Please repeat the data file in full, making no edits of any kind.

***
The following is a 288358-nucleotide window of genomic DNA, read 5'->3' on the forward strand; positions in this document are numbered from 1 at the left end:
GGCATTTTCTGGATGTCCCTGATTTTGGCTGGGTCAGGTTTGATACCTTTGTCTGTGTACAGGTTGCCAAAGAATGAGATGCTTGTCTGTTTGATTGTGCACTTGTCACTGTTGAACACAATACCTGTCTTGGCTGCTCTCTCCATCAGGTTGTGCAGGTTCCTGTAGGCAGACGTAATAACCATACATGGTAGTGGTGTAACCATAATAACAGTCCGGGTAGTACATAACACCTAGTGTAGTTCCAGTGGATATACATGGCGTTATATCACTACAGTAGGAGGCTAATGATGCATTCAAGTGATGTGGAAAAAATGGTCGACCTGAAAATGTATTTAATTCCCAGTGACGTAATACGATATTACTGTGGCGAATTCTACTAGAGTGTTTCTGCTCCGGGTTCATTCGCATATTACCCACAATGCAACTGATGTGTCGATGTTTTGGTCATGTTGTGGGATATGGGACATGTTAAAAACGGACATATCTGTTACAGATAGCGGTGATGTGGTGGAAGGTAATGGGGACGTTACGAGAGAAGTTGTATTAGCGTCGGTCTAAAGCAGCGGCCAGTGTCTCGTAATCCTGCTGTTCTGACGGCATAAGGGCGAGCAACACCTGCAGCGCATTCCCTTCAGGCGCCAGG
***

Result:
The following is a 288358-nucleotide window of genomic DNA, read 5'->3' on the forward strand; positions in this document are numbered from 1 at the left end:
GGCATTTTCTGGATGTCCCTGATTTTGGCTGGGTCAGGTTTGATACCTTTGTCTGTGTACAGGTTGCCAAAGAATGAGATGCTTGTCTGTTTGATTGTGCACTTGTCACTGTTGAACACAATACCTGTCTTGGCTGCTCTCTCCATCAGGTTGTGCAGGTTCCTGTAGGCAGACGTAATAACCATACATGGTAGTGGTGTAACCATAATAACAGTCCGGGTAGTACATAACACCTAGTGTAGTTCCAGTGGATATACATGGCGTTATATCACTACAGTAGGAGGCTAATGATGCATTCAAGTGATGTGGAAAAAATGGTCGACCTGAAAATGTATTTAATTCCCAGTGACGTAATACGATATTACTGTGGCGAATTCTACTAGAGTGTTTCTGCTCCGGGTTCATTCGCATATTACCCACAATGCAACTGATGTGTCGATGTTTTGGTCATGTTGTGGGATATGGGACATGTTAAAAACGGACATATCTGTTACAGATAGCGGTGATGTGGTGGAAGGTAATGGGGACGTTACGAGAGAAGTTGTATTAGCGTCGGTCTAAAGCAGCGGCCAGTGTCTCGTAATCCTGCTGTTCTGACGGCATAAGGGCGAGCAACACCTGCAGCGCATTCCCTTCAGGCGCCAGG